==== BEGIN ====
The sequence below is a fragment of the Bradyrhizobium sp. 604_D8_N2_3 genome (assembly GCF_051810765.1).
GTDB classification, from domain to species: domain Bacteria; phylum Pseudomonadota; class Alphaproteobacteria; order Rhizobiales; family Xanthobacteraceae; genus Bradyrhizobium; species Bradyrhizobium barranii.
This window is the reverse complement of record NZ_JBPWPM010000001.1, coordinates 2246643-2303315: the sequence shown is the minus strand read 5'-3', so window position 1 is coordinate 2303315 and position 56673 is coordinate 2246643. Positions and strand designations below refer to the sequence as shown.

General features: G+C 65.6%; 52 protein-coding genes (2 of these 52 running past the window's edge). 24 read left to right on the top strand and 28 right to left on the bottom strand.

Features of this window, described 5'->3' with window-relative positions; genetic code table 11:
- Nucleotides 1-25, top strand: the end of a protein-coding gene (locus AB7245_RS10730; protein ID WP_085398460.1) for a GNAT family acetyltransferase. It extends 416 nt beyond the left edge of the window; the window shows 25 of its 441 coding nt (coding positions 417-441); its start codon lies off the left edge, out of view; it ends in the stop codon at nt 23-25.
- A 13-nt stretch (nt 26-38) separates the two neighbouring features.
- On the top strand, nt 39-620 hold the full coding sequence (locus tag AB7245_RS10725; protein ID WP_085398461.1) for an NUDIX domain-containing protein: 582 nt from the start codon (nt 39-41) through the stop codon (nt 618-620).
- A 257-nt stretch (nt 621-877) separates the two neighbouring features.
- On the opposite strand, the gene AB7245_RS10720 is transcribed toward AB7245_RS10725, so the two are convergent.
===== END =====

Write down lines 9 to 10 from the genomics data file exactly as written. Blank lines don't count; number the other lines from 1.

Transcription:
- A 257-nt stretch (nt 621-877) separates the two neighbouring features.
- On the opposite strand, the gene AB7245_RS10720 is transcribed toward AB7245_RS10725, so the two are convergent.